The FHWA will also make bridge repair funds available via private activity bonds. In 2005 SAFETEA-LU gave the DOT authority to allow cities and counties to issue up to $15 billion in private activity bonds and turn over bond proceeds to private contractors for highway and bridge projects. Prior to that bill, the move had been illegal. In May 2007 the FHWA gave the Missouri DOT authority to sell $700 million in bonds for the Missouri Safe and Sound Bridge Improvement Project.

Tyler Duvall, assistant secretary for transportation policy in the office of the secretary at the DOT, says the FHWA has allocated about $3 billion of the $15 billion to date and has pending applications for another $2.5 billion. Duvall says the FHWA plans to commit another $6 billion to $7 billion over the next 18 months.

“Using private activity bonds is a cheaper way for cities and towns to finance projects than using private equity,” he says.

The FHWA is helping states build highways, too—particularly those built via public-private partnerships (PPPs). Some PPP projects, including a couple in Texas, have included controversial tolling components. This year, Congress may force the FHWA to considerably slow its approval of PPPs.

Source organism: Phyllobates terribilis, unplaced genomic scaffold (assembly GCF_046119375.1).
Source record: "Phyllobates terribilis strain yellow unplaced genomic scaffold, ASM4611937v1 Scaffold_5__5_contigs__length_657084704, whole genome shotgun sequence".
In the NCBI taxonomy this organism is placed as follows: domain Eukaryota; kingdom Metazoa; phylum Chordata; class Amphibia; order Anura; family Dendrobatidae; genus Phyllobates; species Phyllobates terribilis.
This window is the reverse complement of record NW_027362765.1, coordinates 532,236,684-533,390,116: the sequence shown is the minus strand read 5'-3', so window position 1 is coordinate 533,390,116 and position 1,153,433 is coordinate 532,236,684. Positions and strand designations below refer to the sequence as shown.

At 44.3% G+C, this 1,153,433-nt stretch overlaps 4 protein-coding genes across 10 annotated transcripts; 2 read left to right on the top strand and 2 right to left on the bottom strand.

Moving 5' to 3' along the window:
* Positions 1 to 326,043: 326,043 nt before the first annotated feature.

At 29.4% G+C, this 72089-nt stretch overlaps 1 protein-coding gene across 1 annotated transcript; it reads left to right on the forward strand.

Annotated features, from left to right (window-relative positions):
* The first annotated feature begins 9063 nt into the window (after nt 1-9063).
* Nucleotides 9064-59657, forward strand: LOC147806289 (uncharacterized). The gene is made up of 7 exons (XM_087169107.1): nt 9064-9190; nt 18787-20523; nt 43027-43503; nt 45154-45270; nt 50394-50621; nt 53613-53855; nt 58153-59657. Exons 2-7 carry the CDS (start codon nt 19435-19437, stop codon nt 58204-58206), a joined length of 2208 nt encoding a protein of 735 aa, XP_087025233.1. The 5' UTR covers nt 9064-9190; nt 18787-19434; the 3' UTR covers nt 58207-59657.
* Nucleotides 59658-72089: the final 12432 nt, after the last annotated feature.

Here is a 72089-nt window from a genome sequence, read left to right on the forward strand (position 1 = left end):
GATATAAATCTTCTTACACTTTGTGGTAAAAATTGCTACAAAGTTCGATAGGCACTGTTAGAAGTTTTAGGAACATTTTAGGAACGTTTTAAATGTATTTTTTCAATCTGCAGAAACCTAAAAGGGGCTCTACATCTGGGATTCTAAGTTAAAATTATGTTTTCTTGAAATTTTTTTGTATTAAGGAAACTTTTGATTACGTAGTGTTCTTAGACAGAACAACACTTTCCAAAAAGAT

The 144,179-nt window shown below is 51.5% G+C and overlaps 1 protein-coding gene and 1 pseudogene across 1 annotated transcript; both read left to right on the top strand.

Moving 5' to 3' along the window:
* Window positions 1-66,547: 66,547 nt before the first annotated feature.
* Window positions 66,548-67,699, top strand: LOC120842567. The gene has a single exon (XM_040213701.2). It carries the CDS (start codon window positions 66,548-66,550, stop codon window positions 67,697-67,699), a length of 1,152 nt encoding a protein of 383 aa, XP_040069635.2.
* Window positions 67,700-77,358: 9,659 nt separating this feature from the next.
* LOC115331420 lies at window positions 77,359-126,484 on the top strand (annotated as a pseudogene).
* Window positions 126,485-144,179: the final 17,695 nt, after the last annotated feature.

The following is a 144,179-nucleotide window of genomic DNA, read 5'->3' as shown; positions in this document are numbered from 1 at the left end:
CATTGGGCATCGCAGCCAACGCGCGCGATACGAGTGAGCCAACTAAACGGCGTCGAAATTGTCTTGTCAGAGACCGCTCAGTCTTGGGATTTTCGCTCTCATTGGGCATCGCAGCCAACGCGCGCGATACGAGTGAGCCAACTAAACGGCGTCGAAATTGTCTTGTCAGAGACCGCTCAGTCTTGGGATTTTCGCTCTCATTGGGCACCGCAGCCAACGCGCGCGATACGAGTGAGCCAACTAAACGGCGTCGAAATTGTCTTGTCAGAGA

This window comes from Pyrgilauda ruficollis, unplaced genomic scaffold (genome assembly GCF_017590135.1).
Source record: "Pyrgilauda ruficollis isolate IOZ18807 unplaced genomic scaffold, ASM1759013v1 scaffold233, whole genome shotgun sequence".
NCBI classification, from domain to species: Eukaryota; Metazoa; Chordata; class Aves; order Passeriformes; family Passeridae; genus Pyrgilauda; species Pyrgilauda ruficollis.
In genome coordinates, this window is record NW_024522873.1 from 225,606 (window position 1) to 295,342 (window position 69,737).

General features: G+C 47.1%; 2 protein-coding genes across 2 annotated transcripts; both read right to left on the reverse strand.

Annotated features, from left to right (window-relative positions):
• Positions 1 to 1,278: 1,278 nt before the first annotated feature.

The 2008 Transportation Appropriations bill also had an amendment prohibiting only Texas from moving forward with toll roads for one year, the duration of the appropriations bill. Sen. Kay Bailey Hutchison (R-Texas), sponsor of the amendment in the Senate, is seeking a nationwide ban on toll roads in the 2008 Transportation appropriations bill, which will be considered this year. She probably will enjoy significant Democratic support. Rep. James Oberstar (D-Minn.), chairman of the House Transportation and Infrastructure Committee, has relayed his committee's concern for the FHWA's push of PPPs to speed highway construction, given shortfalls in the highway trust fund owing to lower gas tax revenues.

— Steve Barlas has served as a Washington, D.C.-based freelance writer for trade and professional magazines since 1981. In that time, he has covered nearly every federal regulatory agency, cabinet department, and congressional committee, with a special emphasis on the EPA.